- You have a big hole where the tree was standing. This now has to be filled in with dirt taken from somewhere.
- You have created an erosion problem with all the loose dirt.
- If there were trees nearby that you wanted to keep, there is a high likelihood they would be damaged by the fallen tree.
- Now, what do you do with the 40-60 foot tree? It didn’t take up much room when it was vertical with about a 3-foot circle, but it’s now horizontal on your property taking up about 800 square feet. Yikes!
- Assuming you don’t want it left there…. How do you get it to a location where you can burn, bury or haul it away without damaging everything in it path? If the pile is far this becomes very time consuming and messy as limbs break off during transit to the pile. Now that it’s to the pile, what do you do with the pile?
As you can see, there are consequences for every action taken. What appeared to be two simple problems has turned into a major ordeal. A bulldozer, track hoe, or backhoe, will all leave you with these problems.
What is a Skidsteer?
An alternative would be to use a skidsteer. The skidsteer was invented in 1958 and had a 9hp engine. Luckily, today skidsteers can have a powerful 100hp engine. Some have tracks like a bulldozer except they use rubber. On some skidsteers the tracks are designed to put less pressure per square inch (think compaction) than walking on it.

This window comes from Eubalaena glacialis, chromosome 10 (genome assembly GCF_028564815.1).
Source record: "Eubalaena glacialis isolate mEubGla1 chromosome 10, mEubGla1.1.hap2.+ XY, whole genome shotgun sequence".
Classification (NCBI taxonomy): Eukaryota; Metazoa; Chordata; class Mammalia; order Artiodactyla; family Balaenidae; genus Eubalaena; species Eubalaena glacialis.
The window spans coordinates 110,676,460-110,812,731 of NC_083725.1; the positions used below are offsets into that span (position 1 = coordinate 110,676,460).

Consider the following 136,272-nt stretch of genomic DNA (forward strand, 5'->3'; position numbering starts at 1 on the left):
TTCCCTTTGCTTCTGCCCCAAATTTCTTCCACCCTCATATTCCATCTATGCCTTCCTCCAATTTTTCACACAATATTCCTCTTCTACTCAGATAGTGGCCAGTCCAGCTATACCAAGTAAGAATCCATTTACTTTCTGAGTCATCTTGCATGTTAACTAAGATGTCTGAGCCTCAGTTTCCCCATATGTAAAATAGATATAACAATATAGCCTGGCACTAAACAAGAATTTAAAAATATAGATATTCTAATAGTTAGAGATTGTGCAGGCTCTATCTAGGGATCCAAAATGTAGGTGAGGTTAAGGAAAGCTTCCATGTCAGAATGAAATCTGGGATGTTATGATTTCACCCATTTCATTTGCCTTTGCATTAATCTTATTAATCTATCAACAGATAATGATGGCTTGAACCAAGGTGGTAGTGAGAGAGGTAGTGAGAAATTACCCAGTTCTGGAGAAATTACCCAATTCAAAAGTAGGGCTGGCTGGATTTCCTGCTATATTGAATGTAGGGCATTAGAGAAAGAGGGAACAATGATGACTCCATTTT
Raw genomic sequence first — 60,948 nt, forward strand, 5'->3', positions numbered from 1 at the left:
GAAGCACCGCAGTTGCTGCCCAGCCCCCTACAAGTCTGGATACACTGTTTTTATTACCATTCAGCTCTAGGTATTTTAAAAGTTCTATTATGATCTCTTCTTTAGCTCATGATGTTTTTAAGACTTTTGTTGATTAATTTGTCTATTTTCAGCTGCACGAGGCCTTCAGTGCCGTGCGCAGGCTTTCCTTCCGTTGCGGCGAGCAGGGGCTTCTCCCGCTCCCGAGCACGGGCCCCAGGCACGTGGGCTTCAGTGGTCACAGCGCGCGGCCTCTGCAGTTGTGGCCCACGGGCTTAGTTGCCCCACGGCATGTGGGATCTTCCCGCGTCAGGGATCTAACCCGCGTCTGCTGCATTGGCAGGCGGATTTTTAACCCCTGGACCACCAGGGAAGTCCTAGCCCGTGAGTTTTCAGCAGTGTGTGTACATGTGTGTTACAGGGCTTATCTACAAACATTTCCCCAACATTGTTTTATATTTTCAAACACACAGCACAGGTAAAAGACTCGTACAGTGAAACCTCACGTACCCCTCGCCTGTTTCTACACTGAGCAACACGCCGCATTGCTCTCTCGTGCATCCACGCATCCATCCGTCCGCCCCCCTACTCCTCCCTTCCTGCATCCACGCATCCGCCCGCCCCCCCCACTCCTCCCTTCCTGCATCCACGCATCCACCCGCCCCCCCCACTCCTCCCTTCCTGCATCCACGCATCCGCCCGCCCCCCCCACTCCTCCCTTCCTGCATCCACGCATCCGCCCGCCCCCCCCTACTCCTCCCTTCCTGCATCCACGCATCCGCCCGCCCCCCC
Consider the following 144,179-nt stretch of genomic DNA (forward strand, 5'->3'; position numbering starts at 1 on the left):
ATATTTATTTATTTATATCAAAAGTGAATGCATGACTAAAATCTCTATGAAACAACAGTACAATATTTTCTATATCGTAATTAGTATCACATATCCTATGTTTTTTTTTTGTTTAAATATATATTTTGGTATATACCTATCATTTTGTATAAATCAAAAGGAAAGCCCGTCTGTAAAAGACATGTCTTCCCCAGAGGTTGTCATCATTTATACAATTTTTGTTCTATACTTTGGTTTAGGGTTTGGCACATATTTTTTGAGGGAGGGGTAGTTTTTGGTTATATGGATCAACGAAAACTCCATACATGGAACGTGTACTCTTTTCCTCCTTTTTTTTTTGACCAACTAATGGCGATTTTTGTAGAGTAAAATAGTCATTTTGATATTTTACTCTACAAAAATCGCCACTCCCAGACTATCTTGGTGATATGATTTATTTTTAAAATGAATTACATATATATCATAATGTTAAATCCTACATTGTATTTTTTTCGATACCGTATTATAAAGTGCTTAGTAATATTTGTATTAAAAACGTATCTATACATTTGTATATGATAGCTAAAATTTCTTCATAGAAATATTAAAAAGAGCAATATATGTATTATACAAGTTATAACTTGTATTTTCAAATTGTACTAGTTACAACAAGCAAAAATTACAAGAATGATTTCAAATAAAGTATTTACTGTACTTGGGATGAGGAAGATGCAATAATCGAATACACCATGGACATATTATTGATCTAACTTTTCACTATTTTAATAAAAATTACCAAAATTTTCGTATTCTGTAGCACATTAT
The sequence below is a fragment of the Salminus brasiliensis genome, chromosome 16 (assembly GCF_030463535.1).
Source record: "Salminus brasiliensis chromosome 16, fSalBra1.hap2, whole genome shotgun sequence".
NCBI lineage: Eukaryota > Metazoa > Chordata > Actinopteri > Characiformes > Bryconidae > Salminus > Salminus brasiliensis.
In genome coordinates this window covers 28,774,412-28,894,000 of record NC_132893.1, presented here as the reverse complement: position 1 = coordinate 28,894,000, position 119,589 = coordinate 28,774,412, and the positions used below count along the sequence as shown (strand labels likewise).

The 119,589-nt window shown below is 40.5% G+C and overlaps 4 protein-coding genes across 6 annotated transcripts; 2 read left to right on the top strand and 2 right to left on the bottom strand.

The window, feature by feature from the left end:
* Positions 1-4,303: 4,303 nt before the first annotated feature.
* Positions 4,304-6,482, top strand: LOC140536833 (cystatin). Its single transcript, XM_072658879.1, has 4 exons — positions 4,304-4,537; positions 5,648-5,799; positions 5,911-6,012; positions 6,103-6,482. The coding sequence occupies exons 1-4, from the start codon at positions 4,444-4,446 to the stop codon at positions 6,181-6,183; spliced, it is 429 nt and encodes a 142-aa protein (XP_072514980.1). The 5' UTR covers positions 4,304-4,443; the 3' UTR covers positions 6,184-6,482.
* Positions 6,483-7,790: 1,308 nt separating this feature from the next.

Not all skidsteers are created equally. The nifty thing about skidsteers is that many different attachments and implements can easily be changed out quickly in a matter of minutes. By far the most popular skidsteer are the smaller machines 40 to 60 hp. But they simply are not big enough to handle big trees and general forestry work.
Special skidsteers and special attachments specifically for forestry work are manufactured. Not very many of them are sold because they are so specialized and extremely expensive.
Let’s get back to our original conundrum. How do we get the tree down? What do we do with it once it is down?
Here is how we help our customers
I like to approach all jobs with the outcome in mind. In my own land clearing jobs, I focus on working quickly, efficiently, and affordably to best serve my clients. I begin by thinking outside of the box on every job. Here’s how I might handle the above situation for you.